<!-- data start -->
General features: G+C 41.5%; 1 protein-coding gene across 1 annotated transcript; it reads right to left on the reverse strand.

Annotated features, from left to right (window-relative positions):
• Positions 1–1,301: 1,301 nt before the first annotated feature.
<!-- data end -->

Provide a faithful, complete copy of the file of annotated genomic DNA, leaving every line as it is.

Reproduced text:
General features: G+C 41.5%; 1 protein-coding gene across 1 annotated transcript; it reads right to left on the reverse strand.

Annotated features, from left to right (window-relative positions):
• Positions 1–1,301: 1,301 nt before the first annotated feature.